FIGS. 8A, and 8B are side and top diagrams of an adaptable tool hook embodiment of the present invention with one slot and one enlarged rectangular strap opening in a sheetmetal base that allows lateral and longitudinal strap orientations.

DETAILED DESCRIPTION OF THE INVENTION

FIGS. 1A-1D illustrate an adaptable tool hook embodiment of the present invention, and is referred to herein by the general reference numeral 100. The adaptable tool hook 100 comprises a wire-frame buckle 102 and a strap 104. The buckle 102 has a left-lateral section 106, a right-lateral section 108, a top longitudinal section 110, and a bottom longitudinal section 112. These allow the strap 104 to be wrapped around an object with a hook section 114 being in-line or orthogonal.

FIGS. 1A and 1C illustrate strap 104 in its longitudinal starting position on section 112. FIGS. 1B and 1D illustrate strap 104 in its lateral starting position on section 108. The two positions are orthogonal to one another. The wire-frame construction is key to allowing strap 104 to be slipped between sections 106-108-110-112. In FIG. 1C, strap 104 can be doubled back around section 110, similar to the way shown in FIG. 1D.

In use, the adaptable tool hook 100 can be strapped to any object the strap 104 can wrap around and the hook section 114 has the strength to support the weight. It need not necessarily be a tool, and it need not necessarily be hung on a worker or even a person. For example, the adaptable tool hook 100 could be wrapped around a stuffed toy and hung on a rail in a store for merchandising.

FIGS. 2A and 2B illustrate how an adaptable hook 200 can be used on a typical hand-tool tool 202. The adaptable hook 200 includes a VELCRO strap 204 attached to a wire-frame hook 206 wrapped around the pistol-grip of tool 202. This is shown with the strap 204 attached in the longitudinal position to wire-frame hook 206, and for a right-handed user that will use hook 206 on their waist belt. A user can then catch hook 206 in their belt or pocket when needing to free their hands.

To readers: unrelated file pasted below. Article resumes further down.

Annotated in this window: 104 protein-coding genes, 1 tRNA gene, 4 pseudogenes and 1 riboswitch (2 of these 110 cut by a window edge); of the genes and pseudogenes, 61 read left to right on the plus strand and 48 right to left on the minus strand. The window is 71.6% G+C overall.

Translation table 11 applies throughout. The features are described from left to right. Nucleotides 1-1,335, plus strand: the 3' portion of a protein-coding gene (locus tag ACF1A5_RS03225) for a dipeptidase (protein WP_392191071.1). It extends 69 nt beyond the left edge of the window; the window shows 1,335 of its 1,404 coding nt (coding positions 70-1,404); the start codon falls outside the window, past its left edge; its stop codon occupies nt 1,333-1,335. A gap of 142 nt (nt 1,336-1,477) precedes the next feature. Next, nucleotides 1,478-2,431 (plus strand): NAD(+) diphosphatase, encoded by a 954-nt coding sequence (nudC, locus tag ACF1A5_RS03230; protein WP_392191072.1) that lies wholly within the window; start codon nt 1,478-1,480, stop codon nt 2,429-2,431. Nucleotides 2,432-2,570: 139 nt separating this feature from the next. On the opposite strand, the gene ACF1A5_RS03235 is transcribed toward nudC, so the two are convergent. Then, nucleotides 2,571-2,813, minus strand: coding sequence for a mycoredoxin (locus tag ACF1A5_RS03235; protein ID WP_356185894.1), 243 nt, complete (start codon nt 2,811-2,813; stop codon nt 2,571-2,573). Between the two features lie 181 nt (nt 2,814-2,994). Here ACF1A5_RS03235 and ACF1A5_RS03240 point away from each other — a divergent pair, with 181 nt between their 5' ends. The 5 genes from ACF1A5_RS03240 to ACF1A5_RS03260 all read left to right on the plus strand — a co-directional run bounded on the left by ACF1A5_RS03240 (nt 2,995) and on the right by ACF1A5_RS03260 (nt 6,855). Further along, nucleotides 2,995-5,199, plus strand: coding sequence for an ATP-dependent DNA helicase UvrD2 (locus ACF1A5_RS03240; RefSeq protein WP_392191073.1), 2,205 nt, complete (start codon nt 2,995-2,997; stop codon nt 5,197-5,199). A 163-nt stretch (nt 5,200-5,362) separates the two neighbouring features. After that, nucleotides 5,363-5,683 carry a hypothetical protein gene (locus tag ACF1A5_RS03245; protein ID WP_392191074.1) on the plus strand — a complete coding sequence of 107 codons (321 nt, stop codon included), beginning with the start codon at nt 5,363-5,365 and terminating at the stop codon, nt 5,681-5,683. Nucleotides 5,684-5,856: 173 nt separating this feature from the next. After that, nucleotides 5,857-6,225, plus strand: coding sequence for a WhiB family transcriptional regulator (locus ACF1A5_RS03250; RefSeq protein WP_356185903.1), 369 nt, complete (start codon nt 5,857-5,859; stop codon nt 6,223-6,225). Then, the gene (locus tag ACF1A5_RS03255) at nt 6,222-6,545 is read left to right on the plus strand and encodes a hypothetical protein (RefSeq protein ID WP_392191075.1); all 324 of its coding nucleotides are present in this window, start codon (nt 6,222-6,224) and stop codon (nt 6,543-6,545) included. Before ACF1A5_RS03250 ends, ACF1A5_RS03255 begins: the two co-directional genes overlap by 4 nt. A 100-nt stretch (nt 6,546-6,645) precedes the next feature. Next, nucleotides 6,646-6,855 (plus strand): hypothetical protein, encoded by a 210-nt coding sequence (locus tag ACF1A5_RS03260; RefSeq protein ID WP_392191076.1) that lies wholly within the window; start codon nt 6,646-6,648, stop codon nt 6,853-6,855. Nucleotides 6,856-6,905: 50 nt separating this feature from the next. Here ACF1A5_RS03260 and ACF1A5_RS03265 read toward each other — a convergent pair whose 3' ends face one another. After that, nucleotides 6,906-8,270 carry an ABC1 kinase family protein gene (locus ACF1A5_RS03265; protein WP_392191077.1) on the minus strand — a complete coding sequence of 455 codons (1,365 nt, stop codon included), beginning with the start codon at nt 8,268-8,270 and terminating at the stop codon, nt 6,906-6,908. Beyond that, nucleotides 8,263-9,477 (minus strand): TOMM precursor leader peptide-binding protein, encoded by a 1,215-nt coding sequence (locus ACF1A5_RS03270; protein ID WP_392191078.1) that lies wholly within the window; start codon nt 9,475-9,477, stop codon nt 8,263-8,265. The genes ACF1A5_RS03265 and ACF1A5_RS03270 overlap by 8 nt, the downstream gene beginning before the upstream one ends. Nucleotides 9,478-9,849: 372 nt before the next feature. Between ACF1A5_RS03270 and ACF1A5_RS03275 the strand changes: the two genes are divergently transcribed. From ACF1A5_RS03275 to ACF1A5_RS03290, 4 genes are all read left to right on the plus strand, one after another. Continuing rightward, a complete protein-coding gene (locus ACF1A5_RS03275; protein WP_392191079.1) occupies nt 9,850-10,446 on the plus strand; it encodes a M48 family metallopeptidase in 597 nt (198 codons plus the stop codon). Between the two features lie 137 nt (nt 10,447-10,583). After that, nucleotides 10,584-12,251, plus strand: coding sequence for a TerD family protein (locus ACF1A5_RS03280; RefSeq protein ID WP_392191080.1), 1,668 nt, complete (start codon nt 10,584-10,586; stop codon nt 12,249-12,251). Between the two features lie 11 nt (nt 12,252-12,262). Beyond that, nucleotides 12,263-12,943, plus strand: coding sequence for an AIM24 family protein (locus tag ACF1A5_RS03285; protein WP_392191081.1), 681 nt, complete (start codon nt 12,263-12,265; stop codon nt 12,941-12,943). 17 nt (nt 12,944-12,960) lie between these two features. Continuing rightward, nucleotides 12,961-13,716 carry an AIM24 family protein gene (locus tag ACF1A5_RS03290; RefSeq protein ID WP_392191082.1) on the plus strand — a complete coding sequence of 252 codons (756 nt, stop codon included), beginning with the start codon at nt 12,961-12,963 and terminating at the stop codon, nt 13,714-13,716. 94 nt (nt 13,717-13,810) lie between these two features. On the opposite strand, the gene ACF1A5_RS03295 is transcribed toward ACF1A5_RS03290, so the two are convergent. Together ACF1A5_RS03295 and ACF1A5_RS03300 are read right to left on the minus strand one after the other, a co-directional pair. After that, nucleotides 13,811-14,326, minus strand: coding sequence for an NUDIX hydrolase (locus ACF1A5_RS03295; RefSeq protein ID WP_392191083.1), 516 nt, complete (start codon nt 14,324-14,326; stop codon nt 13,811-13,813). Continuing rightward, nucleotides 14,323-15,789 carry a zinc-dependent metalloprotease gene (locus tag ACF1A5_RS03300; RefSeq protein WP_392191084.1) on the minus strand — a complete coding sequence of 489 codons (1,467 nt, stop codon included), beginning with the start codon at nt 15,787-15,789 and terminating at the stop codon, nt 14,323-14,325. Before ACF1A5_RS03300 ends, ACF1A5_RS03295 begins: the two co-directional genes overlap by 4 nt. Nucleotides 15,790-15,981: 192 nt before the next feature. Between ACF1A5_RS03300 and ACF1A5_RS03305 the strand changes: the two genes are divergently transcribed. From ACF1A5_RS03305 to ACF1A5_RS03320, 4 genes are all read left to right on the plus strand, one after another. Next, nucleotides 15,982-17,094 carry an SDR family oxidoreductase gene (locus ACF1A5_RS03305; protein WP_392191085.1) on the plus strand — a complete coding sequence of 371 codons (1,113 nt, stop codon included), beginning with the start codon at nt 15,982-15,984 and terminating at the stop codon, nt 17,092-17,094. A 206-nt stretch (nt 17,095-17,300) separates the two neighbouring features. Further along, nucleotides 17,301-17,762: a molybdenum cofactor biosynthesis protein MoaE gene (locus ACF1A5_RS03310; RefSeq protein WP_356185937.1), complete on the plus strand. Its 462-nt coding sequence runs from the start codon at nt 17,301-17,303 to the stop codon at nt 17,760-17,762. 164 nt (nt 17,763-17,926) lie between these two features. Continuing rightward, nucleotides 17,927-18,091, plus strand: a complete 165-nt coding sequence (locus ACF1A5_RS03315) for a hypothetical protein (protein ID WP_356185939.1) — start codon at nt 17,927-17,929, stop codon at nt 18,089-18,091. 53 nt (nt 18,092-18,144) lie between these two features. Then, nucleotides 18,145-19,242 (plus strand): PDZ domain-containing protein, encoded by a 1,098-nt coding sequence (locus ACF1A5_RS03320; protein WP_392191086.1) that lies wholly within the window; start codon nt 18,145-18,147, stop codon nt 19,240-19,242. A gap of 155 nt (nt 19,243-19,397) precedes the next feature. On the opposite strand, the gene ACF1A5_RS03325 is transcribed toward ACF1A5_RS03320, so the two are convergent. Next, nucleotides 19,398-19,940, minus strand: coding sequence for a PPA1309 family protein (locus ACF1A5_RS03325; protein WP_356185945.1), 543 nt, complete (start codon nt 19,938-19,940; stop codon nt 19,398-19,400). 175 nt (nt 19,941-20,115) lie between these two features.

FIG. 3 represents an adaptable tool hook embodiment of the present invention, and is referred to herein by the general reference numeral 300. The adaptable tool hook 300 comprises a hook-buckle 302, a VELCRO-hooks strap 304, a VELCRO-loops strap 306, and an area 308 in which the hooks can lock on to the loops to hold the tool.

When a single strap of VELCRO is used, it creates a challenge on how to thread the strap so the strap can wrap around the tool, hold the buckle 302, and still wind up with the VELCRO-hooks on one face able to engage the VELCRO-loops on the other face. A single simple VELCRO strap with hooks on one side and loops on the other could be used in FIGS. 1A-1D. In FIG. 3, adaptable tool hook 300 uses two separate straps.

FIGS. 4A-4C demonstrate that embodiments of the present invention can be implemented in a number of ways, and do not depend on the use of wire-frames as illustrated in FIGS. 1A-1D, 2A-2B, and 3. In FIGS. 4A-4C, a sheetmetal hook adapter 400 comprises a hook base-plate 402 with a fold-over bend to form a flat belt hook 404. A strap 406 can be installed longitudinally (as shown) in a slot 408, or laterally in either of a pair of slots 412 and 414. If installed in slot 408, the strap 406 is wrapped around the tool or other object and threaded through slot 410 from underneath. The strap can be VELCRO, leather, metal, elastic, etc. Snaps, VELCRO, buckles, etc. can be used to secure it. FIG. 4B shows how strap 406 can be installed laterally in slot 414. In FIG. 4C it is shown how strap 406 can be returned through slot 412 and then secured in a VELCRO engagement area 416.